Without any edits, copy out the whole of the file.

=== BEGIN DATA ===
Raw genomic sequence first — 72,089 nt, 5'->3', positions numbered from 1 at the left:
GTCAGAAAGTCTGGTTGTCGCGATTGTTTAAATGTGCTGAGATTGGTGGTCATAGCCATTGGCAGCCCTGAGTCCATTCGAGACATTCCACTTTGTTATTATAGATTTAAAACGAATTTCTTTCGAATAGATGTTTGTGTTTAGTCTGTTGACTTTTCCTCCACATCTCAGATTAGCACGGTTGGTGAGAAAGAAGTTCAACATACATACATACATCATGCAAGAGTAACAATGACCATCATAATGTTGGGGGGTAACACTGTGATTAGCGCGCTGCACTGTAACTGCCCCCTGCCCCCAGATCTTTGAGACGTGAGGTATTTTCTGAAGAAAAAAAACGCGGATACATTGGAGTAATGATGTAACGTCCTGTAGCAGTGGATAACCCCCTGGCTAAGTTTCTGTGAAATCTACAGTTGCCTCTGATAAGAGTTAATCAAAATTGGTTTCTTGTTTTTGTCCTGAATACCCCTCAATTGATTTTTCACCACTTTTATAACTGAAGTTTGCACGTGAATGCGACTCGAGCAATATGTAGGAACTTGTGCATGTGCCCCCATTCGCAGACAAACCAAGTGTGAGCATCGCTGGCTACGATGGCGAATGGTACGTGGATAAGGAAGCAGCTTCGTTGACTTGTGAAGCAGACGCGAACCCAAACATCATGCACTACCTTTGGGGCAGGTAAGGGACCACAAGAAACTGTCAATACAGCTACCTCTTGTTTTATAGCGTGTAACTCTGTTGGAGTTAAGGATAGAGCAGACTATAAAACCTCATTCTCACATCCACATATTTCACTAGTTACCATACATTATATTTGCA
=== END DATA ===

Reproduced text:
Raw genomic sequence first — 72,089 nt, 5'->3', positions numbered from 1 at the left:
GTCAGAAAGTCTGGTTGTCGCGATTGTTTAAATGTGCTGAGATTGGTGGTCATAGCCATTGGCAGCCCTGAGTCCATTCGAGACATTCCACTTTGTTATTATAGATTTAAAACGAATTTCTTTCGAATAGATGTTTGTGTTTAGTCTGTTGACTTTTCCTCCACATCTCAGATTAGCACGGTTGGTGAGAAAGAAGTTCAACATACATACATACATCATGCAAGAGTAACAATGACCATCATAATGTTGGGGGGTAACACTGTGATTAGCGCGCTGCACTGTAACTGCCCCCTGCCCCCAGATCTTTGAGACGTGAGGTATTTTCTGAAGAAAAAAAACGCGGATACATTGGAGTAATGATGTAACGTCCTGTAGCAGTGGATAACCCCCTGGCTAAGTTTCTGTGAAATCTACAGTTGCCTCTGATAAGAGTTAATCAAAATTGGTTTCTTGTTTTTGTCCTGAATACCCCTCAATTGATTTTTCACCACTTTTATAACTGAAGTTTGCACGTGAATGCGACTCGAGCAATATGTAGGAACTTGTGCATGTGCCCCCATTCGCAGACAAACCAAGTGTGAGCATCGCTGGCTACGATGGCGAATGGTACGTGGATAAGGAAGCAGCTTCGTTGACTTGTGAAGCAGACGCGAACCCAAACATCATGCACTACCTTTGGGGCAGGTAAGGGACCACAAGAAACTGTCAATACAGCTACCTCTTGTTTTATAGCGTGTAACTCTGTTGGAGTTAAGGATAGAGCAGACTATAAAACCTCATTCTCACATCCACATATTTCACTAGTTACCATACATTATATTTGCA